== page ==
The Blog

2017 Estate Tax Updates

Posted on by Kristi Richards

Currently, both Washington state and the federal government have an estate tax due at an individual’s death, depending on the value of the assets the decedent owned. Both Washington and the federal government specify an amount of assets and money exempt from estate tax at death. Washington taxes assets transferred at death with no tax on lifetime gifting, while the federal government has a combined estate and gift tax and taxes non-spouse gifts over an annual exclusion amount as well as the value of assets over the specified exclusion amount at your death.

Washington’s estate tax exclusion amount rose to $2,129,000 as of January 1, 2017. This means that for a person dying in 2017, no tax is due until the decedent’s assets total more than $2,129,000. This amount increased from $2,079,000 in 2016, based on scheduled annual increases accounting for inflation. The tax due on amounts over the exclusion amount ranges from 10-20% depending on the size of your estate. More information on calculating Washington’s estate tax can be found here: washington-estate-tax-table.

The federal government continues to have an estate and gift tax exclusion amount in 2017. The exclusion amount for 2017 is $5,490,000 (and can be doubled between spouses if the surviving spouse takes advantage of the portability of a deceased spouse’s unused exclusion amount). The exclusion amount available at death is reduced by prior taxable gifts made to anyone other than your spouse. The federal government taxes estates with asset values above the exclusion amount at rates between 18-40%. This tax is in addition to the Washington state tax estate paid at death. For more information on calculating federal tax, see here for the tax table and rates: federal-estate-tax-table.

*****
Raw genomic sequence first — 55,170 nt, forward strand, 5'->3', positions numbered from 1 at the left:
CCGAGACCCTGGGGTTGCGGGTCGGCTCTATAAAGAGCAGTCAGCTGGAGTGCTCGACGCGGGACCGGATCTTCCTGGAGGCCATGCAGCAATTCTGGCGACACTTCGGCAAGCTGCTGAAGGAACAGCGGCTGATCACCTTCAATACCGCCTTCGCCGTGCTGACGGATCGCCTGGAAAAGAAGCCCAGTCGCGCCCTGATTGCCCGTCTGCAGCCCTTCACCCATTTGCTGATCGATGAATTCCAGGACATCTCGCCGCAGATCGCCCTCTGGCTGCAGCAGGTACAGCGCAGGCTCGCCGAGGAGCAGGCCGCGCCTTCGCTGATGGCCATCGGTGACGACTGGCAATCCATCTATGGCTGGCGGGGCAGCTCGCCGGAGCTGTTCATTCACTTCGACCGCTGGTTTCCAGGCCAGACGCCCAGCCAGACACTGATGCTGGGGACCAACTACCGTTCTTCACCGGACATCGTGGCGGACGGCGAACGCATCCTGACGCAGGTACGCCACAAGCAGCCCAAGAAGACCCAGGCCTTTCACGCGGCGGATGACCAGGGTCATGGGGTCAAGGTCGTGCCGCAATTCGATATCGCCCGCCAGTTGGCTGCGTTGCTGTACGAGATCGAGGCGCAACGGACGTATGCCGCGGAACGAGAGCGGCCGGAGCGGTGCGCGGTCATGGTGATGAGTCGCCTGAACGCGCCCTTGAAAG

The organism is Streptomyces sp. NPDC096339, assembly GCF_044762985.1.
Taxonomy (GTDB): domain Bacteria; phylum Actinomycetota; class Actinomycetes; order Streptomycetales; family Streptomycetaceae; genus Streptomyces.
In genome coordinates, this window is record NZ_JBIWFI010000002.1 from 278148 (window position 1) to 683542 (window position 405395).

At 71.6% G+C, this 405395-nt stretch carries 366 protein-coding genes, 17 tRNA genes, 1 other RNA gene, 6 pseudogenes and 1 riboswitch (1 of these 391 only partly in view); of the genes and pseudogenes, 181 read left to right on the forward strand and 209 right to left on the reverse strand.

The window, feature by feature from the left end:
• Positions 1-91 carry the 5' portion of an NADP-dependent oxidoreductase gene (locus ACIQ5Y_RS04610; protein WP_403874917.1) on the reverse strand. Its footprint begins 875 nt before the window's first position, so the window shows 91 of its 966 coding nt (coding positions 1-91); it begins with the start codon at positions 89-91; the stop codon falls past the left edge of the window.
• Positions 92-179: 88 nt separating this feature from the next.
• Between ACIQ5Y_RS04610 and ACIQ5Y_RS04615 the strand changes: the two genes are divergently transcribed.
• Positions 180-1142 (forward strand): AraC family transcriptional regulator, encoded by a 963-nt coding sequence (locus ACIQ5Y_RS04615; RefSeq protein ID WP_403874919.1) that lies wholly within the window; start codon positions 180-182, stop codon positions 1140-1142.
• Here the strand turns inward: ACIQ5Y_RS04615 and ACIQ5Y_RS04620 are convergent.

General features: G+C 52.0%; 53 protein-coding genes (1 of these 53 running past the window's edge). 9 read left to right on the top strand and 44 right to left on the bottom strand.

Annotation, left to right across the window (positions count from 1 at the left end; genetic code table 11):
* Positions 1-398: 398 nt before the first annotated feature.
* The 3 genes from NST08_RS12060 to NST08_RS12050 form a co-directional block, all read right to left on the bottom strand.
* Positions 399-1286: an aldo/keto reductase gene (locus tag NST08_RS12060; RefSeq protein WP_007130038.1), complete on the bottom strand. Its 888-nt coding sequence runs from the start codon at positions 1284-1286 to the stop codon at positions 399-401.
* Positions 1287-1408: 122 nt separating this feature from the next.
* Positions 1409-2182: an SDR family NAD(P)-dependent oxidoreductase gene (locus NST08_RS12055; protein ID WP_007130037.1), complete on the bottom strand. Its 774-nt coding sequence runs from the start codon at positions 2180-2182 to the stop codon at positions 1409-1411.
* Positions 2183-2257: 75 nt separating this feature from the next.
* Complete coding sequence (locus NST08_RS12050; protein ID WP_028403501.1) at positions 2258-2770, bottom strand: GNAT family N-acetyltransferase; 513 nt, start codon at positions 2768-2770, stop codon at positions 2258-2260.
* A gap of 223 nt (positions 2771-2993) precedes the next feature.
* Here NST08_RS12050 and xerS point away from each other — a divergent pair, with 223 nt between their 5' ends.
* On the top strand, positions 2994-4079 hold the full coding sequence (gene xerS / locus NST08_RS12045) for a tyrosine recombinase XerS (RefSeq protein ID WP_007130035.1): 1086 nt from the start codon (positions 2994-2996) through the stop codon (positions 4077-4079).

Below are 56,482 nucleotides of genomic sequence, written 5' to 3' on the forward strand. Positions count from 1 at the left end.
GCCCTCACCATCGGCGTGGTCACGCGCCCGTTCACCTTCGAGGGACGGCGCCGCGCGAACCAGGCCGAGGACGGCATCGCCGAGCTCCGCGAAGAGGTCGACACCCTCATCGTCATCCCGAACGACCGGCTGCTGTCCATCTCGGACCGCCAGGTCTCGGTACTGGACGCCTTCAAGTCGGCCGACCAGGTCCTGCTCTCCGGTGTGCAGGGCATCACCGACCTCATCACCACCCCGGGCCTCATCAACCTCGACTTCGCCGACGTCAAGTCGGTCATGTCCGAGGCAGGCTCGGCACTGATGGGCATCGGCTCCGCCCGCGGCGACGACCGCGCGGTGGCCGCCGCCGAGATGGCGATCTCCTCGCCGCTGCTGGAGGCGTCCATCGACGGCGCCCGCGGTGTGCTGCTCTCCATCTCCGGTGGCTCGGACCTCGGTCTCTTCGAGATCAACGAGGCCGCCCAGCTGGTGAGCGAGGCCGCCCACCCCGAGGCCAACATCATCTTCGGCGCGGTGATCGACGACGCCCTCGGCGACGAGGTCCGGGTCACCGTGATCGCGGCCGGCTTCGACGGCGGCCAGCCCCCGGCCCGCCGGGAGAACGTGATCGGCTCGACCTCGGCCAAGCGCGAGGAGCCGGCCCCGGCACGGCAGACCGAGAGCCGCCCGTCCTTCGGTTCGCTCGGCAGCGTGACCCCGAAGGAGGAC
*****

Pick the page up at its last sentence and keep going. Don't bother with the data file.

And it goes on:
Current federal law retains the estate tax exclusion with annual increases for inflation, but both the president-elect and the republican legislature have indicated a plan to eliminate the federal estate tax in its entirety. Additionally, the president-elect’s proposed plan could eliminate the step-up in asset basis at death for beneficiaries. Such a step could lead to either taxation of capital gain assets at death or a carry-over basis to the beneficiaries. The coming presidential term could bring interesting changes to the federal estate tax for all families. Regardless of potential changes in the law, estate planning remains an essential element in protecting your assets and planning for your family’s future.